Chinook crash officers’ names added to Scottish Police Memorial
The names of the 10 Royal Ulster Constabulary GC officers who died in the incident in 1994 were among those inscribed during a service at Tulliallan.
The names of police officers from outside forces who died while on duty in Scotland have been added to the Scottish Police Memorial during the annual memorial service.
Ten Royal Ulster Constabulary GC officers killed when the RAF Chinook helicopter they were travelling in crashed on the Mull of Kintyre 25 years ago were among the new inscriptions.
The intelligence experts were among 29 people who died, including members of MI5, the Army and crew.
The name of a US Secret Service agent who had stroke and died during President Donald Trump’s visit to Trump Turnberry hotel in Ayrshire last year was also added to the memorial.
A further name added dates back to 1916 when a Metropolitan Police Office serving with Special Branch as Lord Kitchener’s bodyguard drowned when HMS Hampshire sank off Orkney.
The Scottish Police Memorial Trust’s annual memorial service commemorates every Scottish police officer who has died on duty since 1812 and from now on will also mark the names of officers from other forces who have died in service in Scotland.
Eight officers who lost their lives between 1858 and 1953 were also added to the memorial this year.
Trust co-founder Christine Fulton, whose husband Constable Lewis Fulton died on duty in Glasgow in 1994, said: “The Scottish Police Memorial Trust is honoured this year to include the names of officers from the Metropolitan Police Service, the Royal Ulster Constabulary GC and the United States Secret Service, all of whom died while on duty in Scotland.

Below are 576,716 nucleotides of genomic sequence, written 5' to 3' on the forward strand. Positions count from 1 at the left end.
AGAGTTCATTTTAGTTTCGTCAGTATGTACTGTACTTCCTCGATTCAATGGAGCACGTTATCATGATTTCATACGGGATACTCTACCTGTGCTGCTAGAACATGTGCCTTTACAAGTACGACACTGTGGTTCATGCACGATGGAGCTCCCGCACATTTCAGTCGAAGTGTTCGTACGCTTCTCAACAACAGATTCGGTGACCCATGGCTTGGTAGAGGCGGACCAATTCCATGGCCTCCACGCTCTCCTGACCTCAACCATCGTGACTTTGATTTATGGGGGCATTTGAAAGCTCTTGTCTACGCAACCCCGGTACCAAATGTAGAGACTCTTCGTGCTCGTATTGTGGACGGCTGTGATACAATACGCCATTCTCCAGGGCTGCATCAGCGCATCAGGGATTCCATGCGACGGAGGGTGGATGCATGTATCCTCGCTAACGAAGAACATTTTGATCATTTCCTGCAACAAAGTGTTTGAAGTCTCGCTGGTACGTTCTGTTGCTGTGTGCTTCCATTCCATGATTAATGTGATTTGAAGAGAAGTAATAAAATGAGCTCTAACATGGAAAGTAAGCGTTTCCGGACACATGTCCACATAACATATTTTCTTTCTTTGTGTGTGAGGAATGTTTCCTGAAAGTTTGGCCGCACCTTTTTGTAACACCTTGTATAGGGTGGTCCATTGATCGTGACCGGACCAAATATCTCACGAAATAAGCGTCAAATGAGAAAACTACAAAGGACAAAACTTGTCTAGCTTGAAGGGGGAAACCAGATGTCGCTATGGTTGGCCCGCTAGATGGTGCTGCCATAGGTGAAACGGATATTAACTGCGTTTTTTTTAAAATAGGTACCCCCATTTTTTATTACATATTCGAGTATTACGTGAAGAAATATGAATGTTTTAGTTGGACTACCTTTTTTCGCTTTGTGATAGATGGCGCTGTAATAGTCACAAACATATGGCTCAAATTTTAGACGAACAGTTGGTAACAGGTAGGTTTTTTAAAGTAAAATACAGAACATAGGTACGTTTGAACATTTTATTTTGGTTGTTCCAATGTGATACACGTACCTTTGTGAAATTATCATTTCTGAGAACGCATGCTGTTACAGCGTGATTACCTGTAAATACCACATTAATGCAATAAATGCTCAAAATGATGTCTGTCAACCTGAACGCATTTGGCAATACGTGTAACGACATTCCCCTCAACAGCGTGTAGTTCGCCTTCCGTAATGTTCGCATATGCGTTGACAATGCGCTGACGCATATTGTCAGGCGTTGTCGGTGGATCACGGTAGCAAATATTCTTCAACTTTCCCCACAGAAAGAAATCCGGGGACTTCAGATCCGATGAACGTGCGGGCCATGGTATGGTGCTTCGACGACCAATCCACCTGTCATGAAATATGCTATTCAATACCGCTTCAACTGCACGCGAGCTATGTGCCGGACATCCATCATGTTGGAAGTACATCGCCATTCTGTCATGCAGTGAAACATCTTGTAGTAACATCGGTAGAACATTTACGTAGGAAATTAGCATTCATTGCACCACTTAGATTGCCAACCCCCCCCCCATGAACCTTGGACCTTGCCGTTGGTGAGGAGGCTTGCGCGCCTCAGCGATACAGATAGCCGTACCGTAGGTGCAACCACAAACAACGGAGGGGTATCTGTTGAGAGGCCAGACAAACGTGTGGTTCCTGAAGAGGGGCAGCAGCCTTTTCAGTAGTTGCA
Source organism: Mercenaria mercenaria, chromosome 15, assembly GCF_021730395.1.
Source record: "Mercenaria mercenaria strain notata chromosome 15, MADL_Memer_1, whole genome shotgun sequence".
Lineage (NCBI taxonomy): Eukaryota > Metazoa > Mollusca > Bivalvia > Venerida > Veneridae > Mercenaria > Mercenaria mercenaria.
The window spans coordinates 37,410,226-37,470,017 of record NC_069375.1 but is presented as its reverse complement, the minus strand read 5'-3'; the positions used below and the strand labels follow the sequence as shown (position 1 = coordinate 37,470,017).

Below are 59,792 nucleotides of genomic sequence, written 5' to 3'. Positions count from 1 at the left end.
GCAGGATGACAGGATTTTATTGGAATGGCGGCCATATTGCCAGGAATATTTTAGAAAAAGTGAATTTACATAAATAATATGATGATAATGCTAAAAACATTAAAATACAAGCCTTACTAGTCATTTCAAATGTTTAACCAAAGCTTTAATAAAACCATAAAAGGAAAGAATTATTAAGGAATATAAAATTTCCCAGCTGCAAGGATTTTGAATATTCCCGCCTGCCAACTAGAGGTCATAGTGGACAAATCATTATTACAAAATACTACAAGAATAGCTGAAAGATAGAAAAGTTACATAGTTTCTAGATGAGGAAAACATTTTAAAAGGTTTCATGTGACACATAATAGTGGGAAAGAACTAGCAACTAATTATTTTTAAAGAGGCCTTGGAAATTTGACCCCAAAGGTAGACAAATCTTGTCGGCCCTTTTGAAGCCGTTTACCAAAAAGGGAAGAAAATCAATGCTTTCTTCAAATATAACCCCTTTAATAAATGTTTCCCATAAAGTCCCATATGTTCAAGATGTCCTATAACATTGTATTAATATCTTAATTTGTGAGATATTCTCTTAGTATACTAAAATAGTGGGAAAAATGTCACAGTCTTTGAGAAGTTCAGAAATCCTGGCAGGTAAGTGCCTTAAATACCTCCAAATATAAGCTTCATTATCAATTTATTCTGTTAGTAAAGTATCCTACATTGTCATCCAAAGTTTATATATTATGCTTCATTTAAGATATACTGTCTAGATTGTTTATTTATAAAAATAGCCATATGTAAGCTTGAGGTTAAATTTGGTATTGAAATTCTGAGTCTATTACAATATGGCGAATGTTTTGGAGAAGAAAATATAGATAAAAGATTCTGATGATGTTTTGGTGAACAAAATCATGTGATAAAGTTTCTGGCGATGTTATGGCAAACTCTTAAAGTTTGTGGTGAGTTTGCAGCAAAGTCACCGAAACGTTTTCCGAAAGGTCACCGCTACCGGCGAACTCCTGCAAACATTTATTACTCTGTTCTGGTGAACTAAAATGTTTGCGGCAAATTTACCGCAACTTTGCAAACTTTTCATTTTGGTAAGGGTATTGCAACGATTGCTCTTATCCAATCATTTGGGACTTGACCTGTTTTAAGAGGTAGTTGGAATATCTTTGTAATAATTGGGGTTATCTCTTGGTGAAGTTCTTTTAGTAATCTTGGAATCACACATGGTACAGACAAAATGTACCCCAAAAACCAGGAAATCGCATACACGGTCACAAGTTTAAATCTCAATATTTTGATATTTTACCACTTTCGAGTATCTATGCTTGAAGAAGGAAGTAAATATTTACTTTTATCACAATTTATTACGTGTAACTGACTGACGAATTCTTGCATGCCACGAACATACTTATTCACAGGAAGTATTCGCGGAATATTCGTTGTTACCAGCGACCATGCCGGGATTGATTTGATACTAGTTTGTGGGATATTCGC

“We hope it will bring their families comfort to know that a small part of Scotland is dedicated to their memory.”
The 15th annual service took place at the Scottish Police Memorial in the ground of the Scottish Police College at Tulliallan in Fife and was attended by Justice Secretary Humza Yousaf and the assistant director of the US Secret Service, Faron Paramore
Chief Constable Iain Livingstone expressed the sympathies of all those in attendance to the family, friends and colleagues of Constable Roy Buggins, 51, who died while on duty in Montrose, Angus, on Tuesday.
Mr Livingstone said: “Police officers perform a difficult and sometimes dangerous job.
“They do so without fear or favour, with courage, integrity and humanity.
“I know the incredible individual and collective acts of public service carried out each and every day.”
He added: “Inside every uniform is a person and behind every person is a family, whose support is invaluable.
“There is also the support of the wider police family. On days such as this, we come together to remember and honour those who are not here but through our memories remain with us.”
Wreaths were laid at the service on behalf of several forces, including the Royal Ulster Constabulary GC, Metropolitan Police, United States Secret Service and Police Scotland.
Among further wreaths laid were those from the Scottish Government, Scottish Police Authority and organisations representing servicing and retired officers.
The service concluded with the release of doves, followed by a minute’s silence.